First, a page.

The Pillowman - Anonymous Review

SUTCo’s latest offering, The Pillowman, may well win an award for the most trigger warnings given in a show description. What it also deserves an award for, is its masterful direction and beautiful, thoughtful storytelling. Co-directors Ben Newman and James Gilson have handled this dark horror-comedy with a deft, clever magic that belies their years, and a suite of experienced and dedicated actors. Never to be outdone, production manager Stella Mackinnon’s tech team rise up to meet them with an innovative, immersive display of talent.

Each character in this twisted tale is fully fleshed, complex, well-constructed. Particular highlights for me included Polly Harley’s complicated Ariel and Maddie Farnhill’s Tupolski, whose sharp and swift rapport, delivered with precision and pacing, held much of the dark comedy of the show. Mention must go as well to Katie Kelson’s terrifying Mother, whose actions carried dreamlike fluidity and conveyed the uncomfortable, inescapable horror of her character. Completely believable, while completely storybook: perfection. And of course, our lead, Eleanor Wright’s Katurian, drove the plot fantastically, with a deft touch that brought out both the comedy and horror in her role throughout.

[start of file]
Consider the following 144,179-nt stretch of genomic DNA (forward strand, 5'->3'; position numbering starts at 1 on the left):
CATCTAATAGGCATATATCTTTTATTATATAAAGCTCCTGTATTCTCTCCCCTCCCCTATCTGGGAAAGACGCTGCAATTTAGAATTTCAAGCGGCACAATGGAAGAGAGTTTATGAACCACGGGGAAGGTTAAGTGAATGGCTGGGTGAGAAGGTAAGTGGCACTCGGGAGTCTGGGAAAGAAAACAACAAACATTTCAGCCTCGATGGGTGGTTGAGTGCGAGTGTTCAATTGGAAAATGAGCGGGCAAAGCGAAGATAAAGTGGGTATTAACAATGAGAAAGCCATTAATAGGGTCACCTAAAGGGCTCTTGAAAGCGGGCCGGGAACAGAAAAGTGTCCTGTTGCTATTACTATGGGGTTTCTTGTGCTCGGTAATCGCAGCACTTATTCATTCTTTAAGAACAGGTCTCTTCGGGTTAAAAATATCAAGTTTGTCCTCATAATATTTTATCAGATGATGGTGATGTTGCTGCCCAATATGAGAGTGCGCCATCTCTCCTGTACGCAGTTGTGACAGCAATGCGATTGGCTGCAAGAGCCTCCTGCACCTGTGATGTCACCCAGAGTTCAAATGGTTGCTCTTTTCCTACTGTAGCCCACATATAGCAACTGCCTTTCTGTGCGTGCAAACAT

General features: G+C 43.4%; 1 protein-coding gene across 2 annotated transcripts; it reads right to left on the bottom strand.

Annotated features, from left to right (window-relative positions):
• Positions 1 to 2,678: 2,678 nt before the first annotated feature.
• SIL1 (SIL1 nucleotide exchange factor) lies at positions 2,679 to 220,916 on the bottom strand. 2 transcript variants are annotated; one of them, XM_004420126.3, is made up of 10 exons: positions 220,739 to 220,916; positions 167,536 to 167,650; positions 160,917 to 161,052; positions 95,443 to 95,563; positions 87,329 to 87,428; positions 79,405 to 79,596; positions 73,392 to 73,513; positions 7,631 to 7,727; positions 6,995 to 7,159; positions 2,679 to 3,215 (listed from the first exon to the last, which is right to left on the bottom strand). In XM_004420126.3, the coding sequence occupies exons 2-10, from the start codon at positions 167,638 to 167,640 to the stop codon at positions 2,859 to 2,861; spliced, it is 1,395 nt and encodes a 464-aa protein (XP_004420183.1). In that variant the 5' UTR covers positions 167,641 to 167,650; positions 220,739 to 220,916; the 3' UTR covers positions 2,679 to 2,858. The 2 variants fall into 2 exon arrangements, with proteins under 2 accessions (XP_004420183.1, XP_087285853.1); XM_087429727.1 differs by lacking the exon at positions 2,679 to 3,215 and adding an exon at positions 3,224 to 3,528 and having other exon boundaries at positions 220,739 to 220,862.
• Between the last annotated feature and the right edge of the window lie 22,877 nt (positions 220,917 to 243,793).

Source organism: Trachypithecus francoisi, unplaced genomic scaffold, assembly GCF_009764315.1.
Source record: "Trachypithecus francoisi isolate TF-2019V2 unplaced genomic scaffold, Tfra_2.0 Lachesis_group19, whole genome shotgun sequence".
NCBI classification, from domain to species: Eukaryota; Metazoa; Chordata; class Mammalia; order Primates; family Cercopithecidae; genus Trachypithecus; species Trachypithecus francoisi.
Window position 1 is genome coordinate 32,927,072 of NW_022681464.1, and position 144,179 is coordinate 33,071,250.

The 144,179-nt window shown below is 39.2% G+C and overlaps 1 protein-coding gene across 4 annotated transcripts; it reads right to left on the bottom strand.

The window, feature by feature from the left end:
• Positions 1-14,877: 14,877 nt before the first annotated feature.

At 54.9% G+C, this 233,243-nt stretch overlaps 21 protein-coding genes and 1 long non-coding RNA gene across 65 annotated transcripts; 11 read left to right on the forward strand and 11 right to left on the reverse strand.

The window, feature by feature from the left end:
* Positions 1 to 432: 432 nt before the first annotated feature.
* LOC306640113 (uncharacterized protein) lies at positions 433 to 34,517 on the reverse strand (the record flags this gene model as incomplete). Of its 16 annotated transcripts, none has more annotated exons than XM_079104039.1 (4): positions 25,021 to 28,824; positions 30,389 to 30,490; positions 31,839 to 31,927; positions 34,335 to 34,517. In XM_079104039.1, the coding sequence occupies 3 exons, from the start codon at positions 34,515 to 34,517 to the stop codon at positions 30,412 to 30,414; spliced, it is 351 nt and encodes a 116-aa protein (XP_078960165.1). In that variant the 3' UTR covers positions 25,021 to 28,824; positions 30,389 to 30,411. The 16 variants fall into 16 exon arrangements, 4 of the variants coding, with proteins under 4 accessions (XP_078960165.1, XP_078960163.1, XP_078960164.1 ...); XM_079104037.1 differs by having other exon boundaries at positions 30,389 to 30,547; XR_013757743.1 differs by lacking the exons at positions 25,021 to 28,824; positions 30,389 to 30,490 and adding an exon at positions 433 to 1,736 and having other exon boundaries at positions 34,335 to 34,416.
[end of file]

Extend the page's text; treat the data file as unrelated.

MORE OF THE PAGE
Use of shadows was the master stroke that brought this production together. So simple, but so effective – it has to be seen to be truly appreciated. The lighting designer who made this possible, Lizzy O’Leary, also showed her skills in the particularly impressive opening scene of Act 2, where the use of cues in quick succession (called by DSM Iz Potter with beautiful precision) added a whole new dimension to the audience’s experience of the story.

Throughout, this lighting came coupled with some of the best sound design I’ve heard from a SUTCo production, by designer Jack Goodison. Sound was used throughout the play to separate the real from the unreal, ‘reality’ from story, working seamlessly with the plot in a way that only careful, dedicated design can. Costume by Becca Wight, too, was carefully thought-out, down to the details of Mother’s hat, terrifyingly normal, and clever bloodying of Katurian. Saskia Dowley’s simple set was also effective, although it was hampered by small oversights – the exposed flight gallery in the first act, for example, really damaged the level of audience immersion; I was very glad when it disappeared behind a drape in time for Act 2. Nevertheless, this was but a small flaw in a production that was otherwise completely captivating.

The entire company should be deeply proud of this production. It exceeded all of my expectations, and sits firmly among my favourites of SUTCo plays. So clever, so well-thought out, so effectively delivered – a resounding success. See it.